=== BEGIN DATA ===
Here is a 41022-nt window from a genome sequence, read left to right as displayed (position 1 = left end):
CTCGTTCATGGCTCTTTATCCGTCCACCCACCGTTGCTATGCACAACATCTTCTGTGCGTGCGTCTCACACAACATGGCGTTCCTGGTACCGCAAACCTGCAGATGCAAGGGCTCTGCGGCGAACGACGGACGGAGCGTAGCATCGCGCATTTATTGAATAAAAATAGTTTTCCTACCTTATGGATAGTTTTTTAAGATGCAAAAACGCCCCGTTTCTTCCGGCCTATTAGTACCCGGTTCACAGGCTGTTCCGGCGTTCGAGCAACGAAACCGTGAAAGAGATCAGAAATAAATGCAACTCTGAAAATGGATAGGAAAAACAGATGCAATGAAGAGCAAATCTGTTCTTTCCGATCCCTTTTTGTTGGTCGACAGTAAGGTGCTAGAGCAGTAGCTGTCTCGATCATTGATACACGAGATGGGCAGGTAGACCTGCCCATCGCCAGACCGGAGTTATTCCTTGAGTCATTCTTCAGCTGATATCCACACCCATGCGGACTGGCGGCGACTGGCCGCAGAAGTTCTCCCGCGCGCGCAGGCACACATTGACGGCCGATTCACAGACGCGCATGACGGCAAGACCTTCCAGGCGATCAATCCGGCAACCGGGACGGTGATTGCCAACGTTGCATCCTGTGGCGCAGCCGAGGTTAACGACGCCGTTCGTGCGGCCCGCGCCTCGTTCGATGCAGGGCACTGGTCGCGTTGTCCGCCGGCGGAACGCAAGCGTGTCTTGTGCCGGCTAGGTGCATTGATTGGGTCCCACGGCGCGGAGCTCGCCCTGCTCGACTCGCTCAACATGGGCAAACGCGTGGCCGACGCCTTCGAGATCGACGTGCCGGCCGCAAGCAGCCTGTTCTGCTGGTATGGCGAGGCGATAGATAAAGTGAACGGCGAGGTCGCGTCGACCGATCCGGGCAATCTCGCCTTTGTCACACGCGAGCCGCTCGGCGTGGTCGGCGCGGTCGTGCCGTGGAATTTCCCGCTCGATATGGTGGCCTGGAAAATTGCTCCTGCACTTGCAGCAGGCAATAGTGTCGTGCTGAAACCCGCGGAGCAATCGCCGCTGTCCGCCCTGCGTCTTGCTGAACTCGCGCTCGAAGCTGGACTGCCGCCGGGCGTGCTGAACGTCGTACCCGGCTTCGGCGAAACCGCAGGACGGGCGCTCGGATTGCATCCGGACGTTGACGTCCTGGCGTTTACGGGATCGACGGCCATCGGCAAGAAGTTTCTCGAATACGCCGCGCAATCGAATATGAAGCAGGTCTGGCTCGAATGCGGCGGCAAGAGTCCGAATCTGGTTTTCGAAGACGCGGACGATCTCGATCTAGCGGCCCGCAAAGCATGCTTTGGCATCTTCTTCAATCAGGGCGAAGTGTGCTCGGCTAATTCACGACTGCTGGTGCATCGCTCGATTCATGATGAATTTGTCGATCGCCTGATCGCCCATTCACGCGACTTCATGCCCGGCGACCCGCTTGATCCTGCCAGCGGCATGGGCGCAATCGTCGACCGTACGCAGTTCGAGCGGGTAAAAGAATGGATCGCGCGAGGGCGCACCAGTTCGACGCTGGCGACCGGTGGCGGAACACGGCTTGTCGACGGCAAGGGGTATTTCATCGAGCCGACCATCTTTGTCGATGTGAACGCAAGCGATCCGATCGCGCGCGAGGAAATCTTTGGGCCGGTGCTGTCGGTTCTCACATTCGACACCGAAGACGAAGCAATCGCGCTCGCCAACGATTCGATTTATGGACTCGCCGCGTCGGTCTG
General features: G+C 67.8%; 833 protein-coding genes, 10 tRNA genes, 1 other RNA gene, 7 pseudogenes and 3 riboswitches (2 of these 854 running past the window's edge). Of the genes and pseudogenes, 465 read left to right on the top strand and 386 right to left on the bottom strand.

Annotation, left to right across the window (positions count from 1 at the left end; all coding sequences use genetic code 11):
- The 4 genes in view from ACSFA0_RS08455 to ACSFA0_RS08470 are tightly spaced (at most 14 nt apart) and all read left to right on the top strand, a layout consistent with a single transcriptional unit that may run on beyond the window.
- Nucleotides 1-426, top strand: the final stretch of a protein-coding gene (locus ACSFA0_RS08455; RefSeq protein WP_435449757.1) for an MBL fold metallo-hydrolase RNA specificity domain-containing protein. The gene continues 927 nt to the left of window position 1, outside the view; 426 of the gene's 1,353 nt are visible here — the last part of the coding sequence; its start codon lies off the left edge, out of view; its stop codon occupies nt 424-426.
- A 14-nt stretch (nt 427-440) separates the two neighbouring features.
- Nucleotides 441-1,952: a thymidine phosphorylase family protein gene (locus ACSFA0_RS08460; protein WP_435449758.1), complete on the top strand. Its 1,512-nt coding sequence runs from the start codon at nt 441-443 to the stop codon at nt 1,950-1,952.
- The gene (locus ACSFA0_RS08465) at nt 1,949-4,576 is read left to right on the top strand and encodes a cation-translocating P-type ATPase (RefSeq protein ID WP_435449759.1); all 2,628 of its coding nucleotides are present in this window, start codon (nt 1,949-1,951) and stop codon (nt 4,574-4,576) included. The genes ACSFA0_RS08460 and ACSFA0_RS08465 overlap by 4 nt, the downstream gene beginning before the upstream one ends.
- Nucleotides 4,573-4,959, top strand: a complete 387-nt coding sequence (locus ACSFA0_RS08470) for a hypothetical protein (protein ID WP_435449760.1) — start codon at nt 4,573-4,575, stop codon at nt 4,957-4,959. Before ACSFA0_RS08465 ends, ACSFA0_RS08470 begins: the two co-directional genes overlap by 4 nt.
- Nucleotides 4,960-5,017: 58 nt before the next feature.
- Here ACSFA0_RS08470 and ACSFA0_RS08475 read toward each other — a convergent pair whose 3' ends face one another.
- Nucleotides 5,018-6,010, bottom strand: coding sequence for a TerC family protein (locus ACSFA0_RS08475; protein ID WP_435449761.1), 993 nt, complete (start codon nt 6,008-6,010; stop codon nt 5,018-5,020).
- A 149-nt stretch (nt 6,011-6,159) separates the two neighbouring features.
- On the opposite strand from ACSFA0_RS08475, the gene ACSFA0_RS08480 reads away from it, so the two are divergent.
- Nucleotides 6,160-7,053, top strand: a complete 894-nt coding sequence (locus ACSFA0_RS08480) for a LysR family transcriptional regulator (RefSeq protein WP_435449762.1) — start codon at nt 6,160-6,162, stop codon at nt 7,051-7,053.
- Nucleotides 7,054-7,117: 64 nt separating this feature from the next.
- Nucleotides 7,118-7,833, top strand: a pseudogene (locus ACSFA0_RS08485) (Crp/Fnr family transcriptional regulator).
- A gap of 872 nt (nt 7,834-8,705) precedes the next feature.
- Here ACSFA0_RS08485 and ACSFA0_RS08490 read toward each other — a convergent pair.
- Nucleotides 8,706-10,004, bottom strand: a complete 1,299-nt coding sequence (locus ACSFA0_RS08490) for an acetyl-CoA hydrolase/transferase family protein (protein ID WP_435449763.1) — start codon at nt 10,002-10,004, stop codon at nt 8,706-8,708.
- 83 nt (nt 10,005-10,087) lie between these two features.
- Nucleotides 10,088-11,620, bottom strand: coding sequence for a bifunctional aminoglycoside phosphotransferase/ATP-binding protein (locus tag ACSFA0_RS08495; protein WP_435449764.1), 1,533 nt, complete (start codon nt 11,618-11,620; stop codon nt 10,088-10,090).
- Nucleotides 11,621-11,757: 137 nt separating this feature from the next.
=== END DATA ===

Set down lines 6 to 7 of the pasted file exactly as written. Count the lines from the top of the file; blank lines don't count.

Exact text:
- Nucleotides 1-426, top strand: the final stretch of a protein-coding gene (locus ACSFA0_RS08455; RefSeq protein WP_435449757.1) for an MBL fold metallo-hydrolase RNA specificity domain-containing protein. The gene continues 927 nt to the left of window position 1, outside the view; 426 of the gene's 1,353 nt are visible here — the last part of the coding sequence; its start codon lies off the left edge, out of view; its stop codon occupies nt 424-426.
- A 14-nt stretch (nt 427-440) separates the two neighbouring features.